While observing participants, we noticed a lack of regard for their phone battery throughout the night–it wasn’t uncommon for them to switch between multiple apps, quickly draining their battery. They rarely considered the potential for them to be separated from the group, inebriated and with no form of communication.
We made the decision at that point that we didn’t want bthere to be an app that you were glued to all night. Being able to open and close the app quickly and still be able to understand everyone’s status was paramount.
In addition, designing a battery friendly map feature that runs in the background was going to be a challenge.
Fortunately, our technology team was able to successfully construct a map framework that greatly reduces battery drainage without compromising performance.
Because of this, bthere is performing better than some of the top location sharing applications on the market- including Snapchat’s “Snap Map” feature and Zenly.
Of course, the performance of a single app isn’t going to keep a phone from dying, so we put a few backup features in place.
Battery Status Notifications
bthere displays the battery percentage of each individual in the group and will send a notification when a friend’s battery reaches below 10%.
Last Known Location
If a friend’s phone does die, users will be able to see the location where it died and have the ability to navigate there.
Drop a Piñata
To further leverage the group aspect of bthere, an early concept was to integrate an event planning component. The idea was something like a bar crawl generator. Users would plan out what stops they were going to make throughout the night, and the app would notify the group when it was time to move on. During our research, we commonly observed people getting separated as the group changed locations. This evidenced that providing this kind of context throughout the night would dramatically help keep groups together.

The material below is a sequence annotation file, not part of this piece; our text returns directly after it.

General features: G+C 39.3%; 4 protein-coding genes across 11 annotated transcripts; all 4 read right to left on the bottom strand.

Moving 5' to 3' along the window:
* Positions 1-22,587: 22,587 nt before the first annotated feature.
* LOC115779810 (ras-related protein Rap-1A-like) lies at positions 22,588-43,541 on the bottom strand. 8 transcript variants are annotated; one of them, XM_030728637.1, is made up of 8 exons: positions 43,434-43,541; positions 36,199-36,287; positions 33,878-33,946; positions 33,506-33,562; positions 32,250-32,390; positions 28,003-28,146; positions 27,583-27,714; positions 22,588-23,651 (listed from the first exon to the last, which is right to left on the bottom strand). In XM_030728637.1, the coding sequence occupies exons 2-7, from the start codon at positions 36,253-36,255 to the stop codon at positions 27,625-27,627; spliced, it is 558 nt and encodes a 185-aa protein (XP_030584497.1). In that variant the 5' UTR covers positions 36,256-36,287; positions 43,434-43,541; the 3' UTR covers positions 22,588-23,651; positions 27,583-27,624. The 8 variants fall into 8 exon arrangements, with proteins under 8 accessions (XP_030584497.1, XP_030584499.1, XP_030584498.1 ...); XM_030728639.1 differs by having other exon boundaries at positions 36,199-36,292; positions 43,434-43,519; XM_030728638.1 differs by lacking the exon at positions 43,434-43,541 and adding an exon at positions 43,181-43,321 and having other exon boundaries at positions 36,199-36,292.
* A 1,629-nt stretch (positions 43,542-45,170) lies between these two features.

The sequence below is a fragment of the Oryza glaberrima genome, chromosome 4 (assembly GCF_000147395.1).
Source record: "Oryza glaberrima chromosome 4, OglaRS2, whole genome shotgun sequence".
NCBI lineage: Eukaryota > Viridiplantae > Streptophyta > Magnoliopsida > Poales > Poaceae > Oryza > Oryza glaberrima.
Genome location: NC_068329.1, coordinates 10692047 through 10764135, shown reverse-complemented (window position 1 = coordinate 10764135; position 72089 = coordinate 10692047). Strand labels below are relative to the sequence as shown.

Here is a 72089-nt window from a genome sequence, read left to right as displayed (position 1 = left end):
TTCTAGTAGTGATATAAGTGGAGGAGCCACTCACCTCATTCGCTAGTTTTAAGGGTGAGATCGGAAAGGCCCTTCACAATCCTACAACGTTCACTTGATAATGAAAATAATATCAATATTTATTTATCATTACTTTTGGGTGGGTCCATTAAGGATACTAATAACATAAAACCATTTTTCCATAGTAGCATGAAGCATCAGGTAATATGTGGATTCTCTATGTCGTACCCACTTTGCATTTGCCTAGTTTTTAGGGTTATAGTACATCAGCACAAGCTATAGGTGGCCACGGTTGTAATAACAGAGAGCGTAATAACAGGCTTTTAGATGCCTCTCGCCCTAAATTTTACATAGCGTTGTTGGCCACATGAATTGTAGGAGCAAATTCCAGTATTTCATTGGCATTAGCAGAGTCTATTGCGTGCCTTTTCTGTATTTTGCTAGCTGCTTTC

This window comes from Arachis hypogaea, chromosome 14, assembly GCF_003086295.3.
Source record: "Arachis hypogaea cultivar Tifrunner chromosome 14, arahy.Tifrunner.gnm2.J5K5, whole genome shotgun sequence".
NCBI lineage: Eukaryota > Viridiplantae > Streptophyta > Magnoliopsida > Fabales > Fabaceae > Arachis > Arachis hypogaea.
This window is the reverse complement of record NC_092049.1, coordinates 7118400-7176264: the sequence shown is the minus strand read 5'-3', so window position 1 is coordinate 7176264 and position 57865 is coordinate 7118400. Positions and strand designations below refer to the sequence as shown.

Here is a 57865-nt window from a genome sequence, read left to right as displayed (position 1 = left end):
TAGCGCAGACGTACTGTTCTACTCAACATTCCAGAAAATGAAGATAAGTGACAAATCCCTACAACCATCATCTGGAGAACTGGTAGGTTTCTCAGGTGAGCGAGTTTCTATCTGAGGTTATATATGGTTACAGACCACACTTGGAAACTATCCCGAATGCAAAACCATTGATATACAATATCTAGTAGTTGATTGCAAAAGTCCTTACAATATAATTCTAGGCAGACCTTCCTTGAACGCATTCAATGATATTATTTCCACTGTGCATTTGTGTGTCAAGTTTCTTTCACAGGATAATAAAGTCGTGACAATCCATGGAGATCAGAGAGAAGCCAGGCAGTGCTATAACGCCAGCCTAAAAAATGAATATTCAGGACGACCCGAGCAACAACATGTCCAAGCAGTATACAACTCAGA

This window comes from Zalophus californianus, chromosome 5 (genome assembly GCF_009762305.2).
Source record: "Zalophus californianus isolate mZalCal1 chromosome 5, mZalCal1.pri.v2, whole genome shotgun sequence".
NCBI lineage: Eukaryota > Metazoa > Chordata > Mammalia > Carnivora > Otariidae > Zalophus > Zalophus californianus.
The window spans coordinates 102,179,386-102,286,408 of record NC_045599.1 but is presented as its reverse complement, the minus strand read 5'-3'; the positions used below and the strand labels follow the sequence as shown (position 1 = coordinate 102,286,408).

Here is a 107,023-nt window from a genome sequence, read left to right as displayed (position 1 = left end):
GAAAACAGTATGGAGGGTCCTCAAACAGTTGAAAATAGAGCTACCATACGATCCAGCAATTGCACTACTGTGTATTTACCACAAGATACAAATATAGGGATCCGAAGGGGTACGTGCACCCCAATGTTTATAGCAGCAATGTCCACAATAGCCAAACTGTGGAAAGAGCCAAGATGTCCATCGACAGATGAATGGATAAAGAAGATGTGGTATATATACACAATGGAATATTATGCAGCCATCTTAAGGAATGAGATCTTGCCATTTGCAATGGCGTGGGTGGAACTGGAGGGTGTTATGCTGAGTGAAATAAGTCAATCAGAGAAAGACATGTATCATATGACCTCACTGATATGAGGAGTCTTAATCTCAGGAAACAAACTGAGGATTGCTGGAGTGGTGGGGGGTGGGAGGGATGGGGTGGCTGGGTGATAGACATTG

Unfortunately, based on our observations, it’s very uncommon for college students to plan to this degree before a night out of heavy drinking.That’s when Drop a Piñata was born. The Piñata feature allows users to drop a pin on-the-fly and alert the group to the next stop of the night.
Users can tap on the piñata to navigate to it, as well as get notified when people have arrived at or left the general area.
Stay together. Get rewarded
With the core element of bthere being togetherness and safety in numbers- we integrated redeemable points for circles of friends for simply spending time together.
While we can point to several apps that reward users for spending time on the app itself, we knew associating points with spending time together in a physical location was sending a much larger message to our audience.
The execution was simple: create a circle of friends, and the more time people spend together, the more points they get.
Not only that, but we integrated a way for users to redeem their points through local businesses and virtual rewards on the app.
To create an additional incentive to drop piñatas, users get a multiplier when inside the radius of a piñata.
Currently we have executed a localized soft release of bthere with a primary focus on the University of Texas and continue to validate the concept.
We plan to open bthere to other campuses later this year.